Former RFE/RL Columnist In Tatarstan Blocked From Cancer Treatment In Israel

By Idel.Realities

Russian investigators have confiscated the passport of a former columnist at RFE/RL's Idel.Realities online project that covers news and developments in Russia's Volga and Urals area, a move that has blocked her from traveling to Israel to receive cancer treatment.

Marina Yudkevich wrote on Facebook on September 1 that after police searched her home on August 17, she and six other journalists whose homes were also searched that day in Tatarstan's capital, Kazan, were officially designated as witnesses in an extremism case related to an online post about Russia's ongoing invasion of Ukraine.

Yudkevich wrote that the journalists, including herself, were ordered not to leave Kazan and investigators confiscated her passport, computers, mobile phones, and other electronic devices.

"I see two variants for my future: either I am burdened with cancer in a detention center and later in a penal colony, or, if I am be a bit optimistic, I am allowed to die at home," Yudkevich wrote, adding that investigators will most likely change her witness status to that of a suspect.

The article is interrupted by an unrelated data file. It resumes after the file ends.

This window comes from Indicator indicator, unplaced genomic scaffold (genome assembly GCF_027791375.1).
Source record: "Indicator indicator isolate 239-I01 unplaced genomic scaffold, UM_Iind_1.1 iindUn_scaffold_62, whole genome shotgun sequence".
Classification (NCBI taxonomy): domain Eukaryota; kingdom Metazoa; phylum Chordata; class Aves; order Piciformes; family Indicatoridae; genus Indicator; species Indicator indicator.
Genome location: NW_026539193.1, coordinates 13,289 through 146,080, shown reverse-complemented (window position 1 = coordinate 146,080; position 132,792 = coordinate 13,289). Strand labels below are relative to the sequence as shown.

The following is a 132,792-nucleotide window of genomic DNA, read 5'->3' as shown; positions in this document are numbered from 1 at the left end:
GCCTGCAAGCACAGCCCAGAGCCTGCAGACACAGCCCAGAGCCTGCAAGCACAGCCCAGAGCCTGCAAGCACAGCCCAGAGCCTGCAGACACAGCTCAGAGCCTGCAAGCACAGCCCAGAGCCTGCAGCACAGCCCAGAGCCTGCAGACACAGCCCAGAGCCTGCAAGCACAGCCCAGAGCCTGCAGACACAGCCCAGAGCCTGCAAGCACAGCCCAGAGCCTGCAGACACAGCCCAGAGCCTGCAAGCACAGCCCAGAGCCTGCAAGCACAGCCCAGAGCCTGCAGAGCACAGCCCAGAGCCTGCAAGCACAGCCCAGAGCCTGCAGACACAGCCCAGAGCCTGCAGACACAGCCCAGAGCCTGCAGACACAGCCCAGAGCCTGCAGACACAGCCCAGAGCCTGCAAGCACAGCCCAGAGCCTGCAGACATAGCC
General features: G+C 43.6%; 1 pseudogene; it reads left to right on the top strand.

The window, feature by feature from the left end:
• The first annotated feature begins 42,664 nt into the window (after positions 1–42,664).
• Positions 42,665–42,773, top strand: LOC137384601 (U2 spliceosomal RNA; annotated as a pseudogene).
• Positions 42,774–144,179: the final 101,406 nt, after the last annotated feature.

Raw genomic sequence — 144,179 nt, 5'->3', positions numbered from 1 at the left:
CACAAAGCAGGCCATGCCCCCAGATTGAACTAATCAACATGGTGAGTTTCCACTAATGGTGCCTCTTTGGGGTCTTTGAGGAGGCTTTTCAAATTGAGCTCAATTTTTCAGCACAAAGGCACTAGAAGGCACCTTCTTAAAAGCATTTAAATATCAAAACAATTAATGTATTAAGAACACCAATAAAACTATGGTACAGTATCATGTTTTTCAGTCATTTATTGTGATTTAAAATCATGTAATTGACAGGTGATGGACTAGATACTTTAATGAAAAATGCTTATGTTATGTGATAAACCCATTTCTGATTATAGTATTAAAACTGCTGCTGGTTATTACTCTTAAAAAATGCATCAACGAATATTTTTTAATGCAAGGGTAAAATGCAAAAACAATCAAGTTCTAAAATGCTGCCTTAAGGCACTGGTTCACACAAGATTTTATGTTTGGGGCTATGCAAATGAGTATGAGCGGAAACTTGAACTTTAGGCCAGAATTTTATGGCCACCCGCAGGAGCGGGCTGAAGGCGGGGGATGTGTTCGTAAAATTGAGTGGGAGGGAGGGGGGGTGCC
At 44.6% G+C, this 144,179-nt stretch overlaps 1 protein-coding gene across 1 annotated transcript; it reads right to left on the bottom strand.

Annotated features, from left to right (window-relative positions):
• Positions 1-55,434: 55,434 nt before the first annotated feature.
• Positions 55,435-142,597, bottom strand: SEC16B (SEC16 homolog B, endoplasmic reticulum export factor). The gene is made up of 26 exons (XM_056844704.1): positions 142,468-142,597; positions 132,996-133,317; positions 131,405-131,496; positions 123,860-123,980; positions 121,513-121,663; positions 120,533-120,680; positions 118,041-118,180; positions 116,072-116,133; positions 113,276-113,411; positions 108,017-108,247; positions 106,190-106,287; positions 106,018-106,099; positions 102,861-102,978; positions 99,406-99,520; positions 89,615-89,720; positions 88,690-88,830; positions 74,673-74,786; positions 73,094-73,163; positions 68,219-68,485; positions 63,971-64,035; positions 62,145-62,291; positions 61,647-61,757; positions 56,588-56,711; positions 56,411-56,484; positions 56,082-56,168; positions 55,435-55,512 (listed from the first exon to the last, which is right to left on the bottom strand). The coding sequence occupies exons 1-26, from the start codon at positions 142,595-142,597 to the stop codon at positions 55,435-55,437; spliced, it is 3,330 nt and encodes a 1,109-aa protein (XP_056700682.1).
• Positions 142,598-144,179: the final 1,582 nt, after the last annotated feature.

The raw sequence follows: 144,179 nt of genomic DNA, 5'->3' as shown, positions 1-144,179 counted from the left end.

Yudkevich also wrote that she had an appointment at a clinic in Jerusalem on August 24 that she was forced to skip as she was unable to travel abroad without her passport, which investigators refused to return.

The Setevyye Svobody group, which monitors the rights of online journalists, said in a statement on September 1 that it helped Yudkevich file an appeal against the home search and confiscation of her passport with Tatarstan's Prosecutor-General's Office.

RFE/RL President and CEO Jamie Fly has condemned the searches of the journalists' homes.

President Vladimir Putin in March signed a law that calls for lengthy prison terms for distributing "deliberately false information" about Russian military operations as the Kremlin seeks to control the narrative about its war in Ukraine.

The law envisages sentences of up to 10 years in prison for individuals convicted of an offense, while the penalty for the distribution of "deliberately false information" about the Russian Army that leads to "serious consequences" is 15 years in prison.

It also makes it illegal "to make calls against the use of Russian troops to protect the interests of Russia" or "for discrediting such use" with a possible penalty of up to three years in prison. The same provision applies to calls for sanctions against Russia.